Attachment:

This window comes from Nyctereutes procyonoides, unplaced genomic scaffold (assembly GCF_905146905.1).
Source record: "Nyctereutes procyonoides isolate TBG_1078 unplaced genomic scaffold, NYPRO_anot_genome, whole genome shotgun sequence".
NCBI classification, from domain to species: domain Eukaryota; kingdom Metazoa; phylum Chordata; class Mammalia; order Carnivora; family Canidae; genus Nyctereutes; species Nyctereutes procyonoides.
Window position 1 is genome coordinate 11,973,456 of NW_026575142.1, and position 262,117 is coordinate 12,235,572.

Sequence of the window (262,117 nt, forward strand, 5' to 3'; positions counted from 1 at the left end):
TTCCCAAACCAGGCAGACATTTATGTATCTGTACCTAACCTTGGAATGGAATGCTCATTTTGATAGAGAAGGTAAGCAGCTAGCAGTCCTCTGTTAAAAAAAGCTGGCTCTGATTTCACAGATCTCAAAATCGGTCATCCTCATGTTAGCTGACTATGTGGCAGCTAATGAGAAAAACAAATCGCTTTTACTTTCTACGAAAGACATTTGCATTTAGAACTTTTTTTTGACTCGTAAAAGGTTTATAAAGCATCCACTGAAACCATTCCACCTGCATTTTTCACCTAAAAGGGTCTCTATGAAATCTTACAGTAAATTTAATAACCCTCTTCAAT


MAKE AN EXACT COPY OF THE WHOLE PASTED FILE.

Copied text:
This window comes from Nyctereutes procyonoides, unplaced genomic scaffold (assembly GCF_905146905.1).
Source record: "Nyctereutes procyonoides isolate TBG_1078 unplaced genomic scaffold, NYPRO_anot_genome, whole genome shotgun sequence".
NCBI classification, from domain to species: domain Eukaryota; kingdom Metazoa; phylum Chordata; class Mammalia; order Carnivora; family Canidae; genus Nyctereutes; species Nyctereutes procyonoides.
Window position 1 is genome coordinate 11,973,456 of NW_026575142.1, and position 262,117 is coordinate 12,235,572.

Sequence of the window (262,117 nt, forward strand, 5' to 3'; positions counted from 1 at the left end):
TTCCCAAACCAGGCAGACATTTATGTATCTGTACCTAACCTTGGAATGGAATGCTCATTTTGATAGAGAAGGTAAGCAGCTAGCAGTCCTCTGTTAAAAAAAGCTGGCTCTGATTTCACAGATCTCAAAATCGGTCATCCTCATGTTAGCTGACTATGTGGCAGCTAATGAGAAAAACAAATCGCTTTTACTTTCTACGAAAGACATTTGCATTTAGAACTTTTTTTTGACTCGTAAAAGGTTTATAAAGCATCCACTGAAACCATTCCACCTGCATTTTTCACCTAAAAGGGTCTCTATGAAATCTTACAGTAAATTTAATAACCCTCTTCAAT